Kalamazoo College's Student Newspaper
By Kelsey Donk, Web Editor
On May 14, as eighth week was just beginning at Kalamazoo College, faculty and staff received an email from President Eileen Wilson-Oyelaran notifying them that first-year enrollment for the 2012-2013 school year is lower than expected. Enrollment for the coming school year falls short of the school’s “budgeted target number 375 students,” the President wrote.
According to Dean of Admissions Eric Staab, the 2012-2013 enrollment total is 25 students less than the college’s original goal, with 350 first-year students committed to Kalamazoo College for the upcoming school year.
While this shortage might seem like a cause for concern, Staab said the number of enrolled students is not final. “I expect this number to shift over the summer,” Staab said, “We always have cases of late, late applicants.” According to Staab, about one-third of applicants don’t respond to admission offers, and some decide to switch schools during the summer.
In her email to faculty and staff, Wilson-Oyelaran said she looked forward to sending another update in “late May when registration for returning students is completed and the deadline for more recent offers of admission has passed.” While the enrollment numbers may increase with late decisions, it is also possible that they could fall. “I won’t sugarcoat this,” Staab said, “We might get a few more deposits, but we’re more likely to drop.”
The reality of an enrollment shortage poses concerns for the Kalamazoo College’s finances. To roughly illustrate an estimate of the loss our college could face, according to the Kalamazoo College Admissions website, annual tuition, room, and board this year totals at $43,899. Because the enrollment goal was not met, not including the tuition raise next year, the college will miss out on about 25 sets of that value, or $1,097,475.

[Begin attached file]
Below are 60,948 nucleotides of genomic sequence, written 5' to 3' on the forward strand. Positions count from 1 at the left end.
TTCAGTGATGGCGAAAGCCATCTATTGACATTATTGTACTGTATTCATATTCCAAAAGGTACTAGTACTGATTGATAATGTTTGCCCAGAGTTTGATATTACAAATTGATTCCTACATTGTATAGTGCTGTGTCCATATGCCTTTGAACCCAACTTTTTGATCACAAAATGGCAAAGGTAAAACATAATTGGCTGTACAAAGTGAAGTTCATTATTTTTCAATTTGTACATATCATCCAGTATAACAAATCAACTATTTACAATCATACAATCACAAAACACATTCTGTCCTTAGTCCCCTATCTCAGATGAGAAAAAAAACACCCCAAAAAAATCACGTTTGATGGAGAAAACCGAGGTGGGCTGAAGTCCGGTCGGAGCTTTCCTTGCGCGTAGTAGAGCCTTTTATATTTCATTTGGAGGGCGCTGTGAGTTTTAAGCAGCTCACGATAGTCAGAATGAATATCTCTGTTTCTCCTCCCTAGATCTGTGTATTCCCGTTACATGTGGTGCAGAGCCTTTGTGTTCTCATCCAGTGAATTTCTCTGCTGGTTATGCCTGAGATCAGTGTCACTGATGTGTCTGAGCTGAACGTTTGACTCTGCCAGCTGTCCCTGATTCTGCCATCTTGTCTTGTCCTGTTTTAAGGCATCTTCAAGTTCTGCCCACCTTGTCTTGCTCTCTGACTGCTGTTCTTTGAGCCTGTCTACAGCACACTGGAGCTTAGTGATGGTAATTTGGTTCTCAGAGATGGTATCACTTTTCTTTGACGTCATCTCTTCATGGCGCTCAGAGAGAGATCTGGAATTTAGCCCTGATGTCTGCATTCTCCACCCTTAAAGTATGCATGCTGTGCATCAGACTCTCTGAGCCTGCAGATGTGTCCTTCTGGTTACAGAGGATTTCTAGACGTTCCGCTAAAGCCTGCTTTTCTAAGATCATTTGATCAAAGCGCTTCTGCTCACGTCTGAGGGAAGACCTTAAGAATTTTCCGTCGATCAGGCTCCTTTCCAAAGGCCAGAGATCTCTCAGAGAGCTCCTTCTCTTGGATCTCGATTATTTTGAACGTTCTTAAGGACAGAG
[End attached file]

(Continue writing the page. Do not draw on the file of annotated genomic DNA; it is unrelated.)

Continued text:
It is important to note, however, that Admissions was shooting for a higher class size for the 2012-2013 year. “In our history of class size, we may have shot for this number,” Staab said, “This is not a significant drop.” In the fall of 2011, the first-year class had 371 students. Next year’s class of 350 first-years is 94% the size of the this year’s class.
The President noted in her email that the fiscal consequences would include trimming the 2013 budget, but also reassured staff and faculty that, “currently the options do not involve the elimination of current staff or programs.” According to Wilson-Oyelaran, the good news, “is that the 2013 budget has a contingency line that was established for just this purpose, and it will absorb a significant portion of the loss in revenue.”
“We’re short, but we’re not at a critically short level,” Staab said, “We’re not in a dire financial situation,” Staab said. According to Staab, “market perception” of the college’s cost may have shifted this year and led to the shortage in enrollment.